Cinquefrondi, a community in the southern region of Calabria, calls itself a "Covid-free village" after swerving the ravages of the virus, and hopes its status will sweeten the appeal of homes it's putting on the market for €1, or a little over a dollar.
The aim, like other destinations making similar offers, is to reverse a depopulation trend caused by younger folk heading off in search of work. In Cinquefrondi, Mayor Michele Conia considers the task so serious he's given it a code name: "Operation Beauty."
"Finding new owners for the many abandoned houses we have is a key part of the Operation Beauty [mission] that I have launched to recover degraded, lost parts of town," Conia tells CNN.
Time Out describes the location quite appealingly:
Cinquefrondi is a small community in the southern region of Calabria, which is right at the toe of Italy's 'boot'. Up in the hills, it's surrounded by the Aspromonte National Park and set between the Ionian and Tyrrhenian coasts. (That's around a 15 minute drive to dreamy Italian beaches in either direction, fyi.)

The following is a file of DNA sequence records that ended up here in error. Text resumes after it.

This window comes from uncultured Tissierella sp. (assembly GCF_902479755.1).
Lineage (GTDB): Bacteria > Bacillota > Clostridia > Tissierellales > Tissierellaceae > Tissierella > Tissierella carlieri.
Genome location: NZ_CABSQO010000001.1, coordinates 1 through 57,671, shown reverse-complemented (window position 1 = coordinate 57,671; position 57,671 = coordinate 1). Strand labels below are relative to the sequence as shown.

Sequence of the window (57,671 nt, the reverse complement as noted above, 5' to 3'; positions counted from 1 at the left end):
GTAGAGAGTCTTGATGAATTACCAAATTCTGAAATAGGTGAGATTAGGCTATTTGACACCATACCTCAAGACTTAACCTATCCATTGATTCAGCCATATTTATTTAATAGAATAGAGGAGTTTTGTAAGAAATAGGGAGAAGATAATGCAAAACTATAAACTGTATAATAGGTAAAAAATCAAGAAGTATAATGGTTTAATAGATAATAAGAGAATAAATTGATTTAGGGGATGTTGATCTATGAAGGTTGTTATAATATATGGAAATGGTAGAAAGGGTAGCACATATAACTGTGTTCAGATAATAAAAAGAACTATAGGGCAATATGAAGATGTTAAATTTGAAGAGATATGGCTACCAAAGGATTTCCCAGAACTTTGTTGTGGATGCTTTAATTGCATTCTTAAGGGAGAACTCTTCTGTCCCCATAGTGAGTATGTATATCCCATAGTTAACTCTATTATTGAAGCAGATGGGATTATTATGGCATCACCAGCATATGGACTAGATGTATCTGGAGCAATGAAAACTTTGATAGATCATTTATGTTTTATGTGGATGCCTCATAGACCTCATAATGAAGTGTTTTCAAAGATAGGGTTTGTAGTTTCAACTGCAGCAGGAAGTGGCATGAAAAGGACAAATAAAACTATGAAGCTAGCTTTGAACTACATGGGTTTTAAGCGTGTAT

In case you're concerned about a deal that sounds too good to be true, Cinquefrondi has indeed had zero reported coronavirus cases, and is located in region with one of the lowest overall contagion levels in the country.
Otherwise, the only real catch — besides, ya know, having to renovate and safety-proof your adorable 50 square meter Italian mountainside house — is that the local government requests an annual €250 policy insurance fee every year until you've finished the work. Still not a bad deal at all! If you don't finish renovations within three years, you will be liable for a €20,000 fine — which, in the grand scheme of things, still isn't all that crazy.
If you decided to take the Italians up on this offer, please let me know so I can come visit. Thanks.
Cinquefrondi: the 'Covid-free' Italian town selling $1 houses [Silvia Marchetti / CNN]
This town in southern Italy is selling houses for €1 [Ellie Walker-Arnott / Time Out]
Image: Jacopo Werther / Wikimedia Commons (CC 4.0)